New regulations could limit Didi’s taxi on-demand service in China’s leading cities

There’s problems in China for ride-sharing services soon after authorities in Beijing and Shanghai agreed to institute new regulations that could significantly reduce the driver pool for solutions like Didi Chuxing and Uber.

According to rules proposed in October that have now been adopted by each cities’ regulators, taxi on-demand services can only use drivers who are registered to live in either city. The regulations are not effective immediately, but they could deal a significant blow to Didi and Uber simply because appropriate now it is estimated that a considerable percentage of their fleet of cars are not registered in either city. The exact numbers are not known but the The New York Times reported that, for example, less than ten,000 of Didi’s 410,000 active drivers in Shanghai have permanent residency papers.

The system is identified as ‘hukou’ and it was instituted to prevent floods of folks coming to huge cities from rural locations. Despite that, numerous men and women who reside in Beijing and Shanghai do so without having papers. Since numerous of these unofficial citizens constitute the workforce behind on-demand services and taxi apps, the regulations could create a worrying predicament for Didi and other people.

Didi, which is in the process of completing the acquisition of Uber China, didn’t directly comment on the local rule when we asked. As an alternative, its response focused on other components of the ride-sharing regulations, which were amended with less aggressive terms this summer and now no longer consist of restrictions over the price and quality of automobiles.

“These rules are a considerable improvement towards a a lot more sensible and liberal framework. For instance, Beijing will introduce a 5-month-long transition period. Shanghai lowers the wheelbase requirement from 270 CM to 260 CM [enabling cheaper vehicles amongst ride-sharing fleets], while scrapping the initial proposal for emission floors. There will be adequate time for adaptation, and far more economy and environmental-friendly cars enter the service,” a Didi representative told TechCrunch.

The regulations have been amended multi times because their initial inception final year and, with Didi doubtless lobbying difficult and utilizing the contacts amongst its investor base, it remains to be seen if the nearby driver rules will come into force as they presently stand right now. Whilst, on the plus side, several of China’s smaller cities are adopting the suggestions much less aggressively than Beijing and Shanghai.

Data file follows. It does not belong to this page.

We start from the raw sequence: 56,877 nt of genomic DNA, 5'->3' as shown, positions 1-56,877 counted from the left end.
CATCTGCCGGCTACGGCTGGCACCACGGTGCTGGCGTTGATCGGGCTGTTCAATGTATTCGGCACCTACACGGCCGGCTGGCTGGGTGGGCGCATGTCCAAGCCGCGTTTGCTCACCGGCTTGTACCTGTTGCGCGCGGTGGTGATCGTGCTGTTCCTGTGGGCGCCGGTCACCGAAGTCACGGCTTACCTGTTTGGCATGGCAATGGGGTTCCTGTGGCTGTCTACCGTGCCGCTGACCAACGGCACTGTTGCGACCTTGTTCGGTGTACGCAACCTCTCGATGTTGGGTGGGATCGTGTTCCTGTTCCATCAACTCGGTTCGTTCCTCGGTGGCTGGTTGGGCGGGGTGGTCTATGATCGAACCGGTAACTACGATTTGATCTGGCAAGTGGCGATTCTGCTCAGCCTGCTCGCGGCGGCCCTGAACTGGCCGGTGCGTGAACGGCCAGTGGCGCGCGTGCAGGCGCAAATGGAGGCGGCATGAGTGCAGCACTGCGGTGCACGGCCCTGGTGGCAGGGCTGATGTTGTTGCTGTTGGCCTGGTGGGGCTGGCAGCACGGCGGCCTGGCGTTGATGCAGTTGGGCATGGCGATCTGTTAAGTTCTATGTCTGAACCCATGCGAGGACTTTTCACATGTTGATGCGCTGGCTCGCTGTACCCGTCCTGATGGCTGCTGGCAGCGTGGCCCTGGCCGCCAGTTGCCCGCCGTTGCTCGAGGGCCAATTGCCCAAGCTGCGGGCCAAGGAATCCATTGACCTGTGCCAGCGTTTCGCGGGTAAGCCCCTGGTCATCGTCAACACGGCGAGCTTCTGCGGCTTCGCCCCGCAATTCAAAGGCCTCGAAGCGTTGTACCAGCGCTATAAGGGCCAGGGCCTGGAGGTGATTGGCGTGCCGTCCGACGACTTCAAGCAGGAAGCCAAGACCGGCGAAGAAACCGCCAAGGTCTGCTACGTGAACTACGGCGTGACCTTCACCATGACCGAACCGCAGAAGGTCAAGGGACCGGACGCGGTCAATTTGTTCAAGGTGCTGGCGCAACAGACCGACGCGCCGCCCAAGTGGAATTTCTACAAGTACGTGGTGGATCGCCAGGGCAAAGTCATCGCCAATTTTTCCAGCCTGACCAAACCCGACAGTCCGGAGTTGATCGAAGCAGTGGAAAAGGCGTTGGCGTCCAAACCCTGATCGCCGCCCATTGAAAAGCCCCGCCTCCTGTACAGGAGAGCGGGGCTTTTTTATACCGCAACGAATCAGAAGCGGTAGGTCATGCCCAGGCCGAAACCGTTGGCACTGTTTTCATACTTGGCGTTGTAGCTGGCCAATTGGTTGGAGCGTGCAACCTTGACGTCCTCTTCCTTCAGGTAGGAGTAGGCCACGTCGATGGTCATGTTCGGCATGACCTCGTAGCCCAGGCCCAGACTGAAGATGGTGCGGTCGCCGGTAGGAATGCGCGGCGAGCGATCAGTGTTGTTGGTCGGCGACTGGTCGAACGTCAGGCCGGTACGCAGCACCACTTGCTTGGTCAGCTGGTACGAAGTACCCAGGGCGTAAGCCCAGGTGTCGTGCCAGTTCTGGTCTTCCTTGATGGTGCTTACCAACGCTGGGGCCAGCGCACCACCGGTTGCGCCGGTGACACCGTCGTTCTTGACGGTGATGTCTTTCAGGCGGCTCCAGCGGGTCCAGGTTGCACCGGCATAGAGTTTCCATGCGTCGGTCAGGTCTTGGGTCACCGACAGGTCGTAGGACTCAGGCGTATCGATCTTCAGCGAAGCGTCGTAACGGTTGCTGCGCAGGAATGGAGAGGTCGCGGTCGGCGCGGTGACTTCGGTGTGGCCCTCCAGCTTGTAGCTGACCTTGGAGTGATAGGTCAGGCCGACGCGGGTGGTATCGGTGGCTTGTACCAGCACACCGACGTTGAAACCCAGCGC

China’s new cybersecurity law is negative news for company

The Chinese government has passed new cybersecurity regulations Nov. 7 that will put stringent new requirements on technology businesses operating in the country. The proposed Cybersecurity Law comes with information localization, surveillance, and actual-name requirements.

The regulation would call for instant messaging services and other net businesses to need customers to register with their real names and personal info, and to censor content material that is “prohibited.” Real name policies restrict anonymity and can encourage self-censorship for online communication.

The law also includes a requirement for information localization, which would force “critical info infrastructure operators” to store information inside China’s borders. According to Human Rights Watch, an advocacy organization that is opposing the legislation, the law does not contain a clear definition of infrastructure operators, and many businesses could be lumped into the definition.

“The law will successfully place China’s Internet organizations, and hundreds of millions of Internet customers, below greater state manage,” said Sophie Richardson, Human Rights Watch’s China director. HRW maintains that, while a lot of of the regulations are not new, most had been informal or only laid out in low-level law — and implementing the measures on a broader level will lead to stricter enforcement.


In addition to the censorship measures, the law lives up to its name with some new specifications for cybersecurity.  Companies are necessary to report “network security incidents” to the government and inform shoppers of breaches, but the law also states that businesses must offer “technical support” to government agencies during investigations. “Technical support” is also not clearly defined, but could mean delivering encryption backdoors or other surveillance assistance to the government.

The Cybersecurity Law also criminalizes numerous categories of content material, which includes that which encourages “overthrowing the socialist program,” “fabricating or spreading false data to disturb economic order,” or “incit[ing] separatism or harm national unity.”

“If on the web speech and privacy are a bellwether of Beijing’s attitude toward peaceful criticism, absolutely everyone — including netizens in China and main international corporations — is now at danger,” stated Richardson. “This law’s passage means there are no protections for users against severe charges.”

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